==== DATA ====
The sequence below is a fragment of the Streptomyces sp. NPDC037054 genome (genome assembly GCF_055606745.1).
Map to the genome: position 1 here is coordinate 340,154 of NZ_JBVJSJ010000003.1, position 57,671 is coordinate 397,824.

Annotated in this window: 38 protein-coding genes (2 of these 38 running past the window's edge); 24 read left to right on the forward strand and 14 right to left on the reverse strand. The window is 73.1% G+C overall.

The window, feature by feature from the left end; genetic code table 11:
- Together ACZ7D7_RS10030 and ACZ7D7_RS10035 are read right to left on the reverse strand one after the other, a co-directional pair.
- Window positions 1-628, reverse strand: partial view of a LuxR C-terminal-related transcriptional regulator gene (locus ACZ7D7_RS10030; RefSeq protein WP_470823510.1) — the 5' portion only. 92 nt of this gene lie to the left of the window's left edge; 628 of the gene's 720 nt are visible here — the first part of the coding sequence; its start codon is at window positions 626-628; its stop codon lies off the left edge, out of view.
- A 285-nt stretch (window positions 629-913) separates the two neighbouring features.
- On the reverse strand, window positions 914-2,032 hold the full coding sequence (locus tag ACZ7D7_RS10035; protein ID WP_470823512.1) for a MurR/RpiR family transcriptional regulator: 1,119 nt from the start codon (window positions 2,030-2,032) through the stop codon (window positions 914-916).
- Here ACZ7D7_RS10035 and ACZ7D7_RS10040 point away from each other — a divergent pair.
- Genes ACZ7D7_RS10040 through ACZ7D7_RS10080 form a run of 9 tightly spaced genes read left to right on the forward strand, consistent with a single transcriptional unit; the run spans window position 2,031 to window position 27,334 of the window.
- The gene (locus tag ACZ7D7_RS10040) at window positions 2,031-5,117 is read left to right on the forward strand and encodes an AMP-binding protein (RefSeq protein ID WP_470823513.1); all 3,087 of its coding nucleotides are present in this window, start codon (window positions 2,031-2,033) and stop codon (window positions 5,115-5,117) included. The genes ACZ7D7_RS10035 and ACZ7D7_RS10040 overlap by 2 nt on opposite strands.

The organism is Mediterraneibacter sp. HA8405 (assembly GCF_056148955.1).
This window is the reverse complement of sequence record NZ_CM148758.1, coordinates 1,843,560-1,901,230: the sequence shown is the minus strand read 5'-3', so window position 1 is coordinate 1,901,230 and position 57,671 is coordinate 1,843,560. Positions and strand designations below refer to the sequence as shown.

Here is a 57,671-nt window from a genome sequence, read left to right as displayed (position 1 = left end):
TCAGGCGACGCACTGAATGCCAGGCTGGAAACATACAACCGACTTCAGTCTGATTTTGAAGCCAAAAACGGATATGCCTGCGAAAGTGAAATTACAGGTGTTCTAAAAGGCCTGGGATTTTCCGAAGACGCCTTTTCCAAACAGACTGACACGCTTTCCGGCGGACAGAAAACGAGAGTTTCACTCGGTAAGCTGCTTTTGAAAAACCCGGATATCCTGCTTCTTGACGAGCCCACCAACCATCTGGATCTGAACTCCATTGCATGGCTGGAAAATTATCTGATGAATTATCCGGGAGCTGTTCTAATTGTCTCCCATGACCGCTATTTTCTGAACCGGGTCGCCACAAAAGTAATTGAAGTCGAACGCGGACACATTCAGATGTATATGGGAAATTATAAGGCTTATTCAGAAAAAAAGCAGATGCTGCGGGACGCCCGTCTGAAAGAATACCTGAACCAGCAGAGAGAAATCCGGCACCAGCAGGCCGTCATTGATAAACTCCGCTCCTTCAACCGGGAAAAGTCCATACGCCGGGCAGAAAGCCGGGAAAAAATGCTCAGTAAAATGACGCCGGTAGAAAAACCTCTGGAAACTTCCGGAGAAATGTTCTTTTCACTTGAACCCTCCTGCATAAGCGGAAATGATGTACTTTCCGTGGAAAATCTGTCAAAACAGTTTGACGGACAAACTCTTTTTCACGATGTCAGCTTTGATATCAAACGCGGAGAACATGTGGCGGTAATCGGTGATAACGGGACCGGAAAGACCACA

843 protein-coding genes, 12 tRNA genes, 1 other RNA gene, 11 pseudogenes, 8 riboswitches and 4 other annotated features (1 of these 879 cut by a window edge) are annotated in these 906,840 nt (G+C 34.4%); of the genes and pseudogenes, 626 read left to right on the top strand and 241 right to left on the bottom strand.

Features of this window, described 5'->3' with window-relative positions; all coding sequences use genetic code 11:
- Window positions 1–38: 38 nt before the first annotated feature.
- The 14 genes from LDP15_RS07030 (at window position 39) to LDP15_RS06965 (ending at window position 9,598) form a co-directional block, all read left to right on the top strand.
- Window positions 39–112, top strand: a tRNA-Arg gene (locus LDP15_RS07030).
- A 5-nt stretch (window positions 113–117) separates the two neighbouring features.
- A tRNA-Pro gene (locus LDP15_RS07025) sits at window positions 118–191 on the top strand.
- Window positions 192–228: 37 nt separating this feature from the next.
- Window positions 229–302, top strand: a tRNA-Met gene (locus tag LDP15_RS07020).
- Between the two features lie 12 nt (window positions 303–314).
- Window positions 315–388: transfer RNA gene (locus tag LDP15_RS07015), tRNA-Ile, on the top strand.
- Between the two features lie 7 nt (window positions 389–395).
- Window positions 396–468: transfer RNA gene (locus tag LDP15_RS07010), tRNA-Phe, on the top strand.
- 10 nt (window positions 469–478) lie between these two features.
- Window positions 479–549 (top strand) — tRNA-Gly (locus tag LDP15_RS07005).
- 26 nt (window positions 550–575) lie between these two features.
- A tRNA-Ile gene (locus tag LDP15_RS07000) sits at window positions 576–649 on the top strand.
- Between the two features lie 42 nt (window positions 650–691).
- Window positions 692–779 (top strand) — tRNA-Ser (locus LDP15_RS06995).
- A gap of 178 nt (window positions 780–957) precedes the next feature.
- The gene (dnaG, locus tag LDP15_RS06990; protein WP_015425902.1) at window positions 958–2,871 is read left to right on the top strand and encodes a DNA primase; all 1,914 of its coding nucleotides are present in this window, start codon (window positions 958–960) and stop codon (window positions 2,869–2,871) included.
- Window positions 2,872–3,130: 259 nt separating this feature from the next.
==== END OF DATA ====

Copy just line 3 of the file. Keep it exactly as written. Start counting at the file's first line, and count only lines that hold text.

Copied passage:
Annotated in this window: 38 protein-coding genes (2 of these 38 running past the window's edge); 24 read left to right on the forward strand and 14 right to left on the reverse strand. The window is 73.1% G+C overall.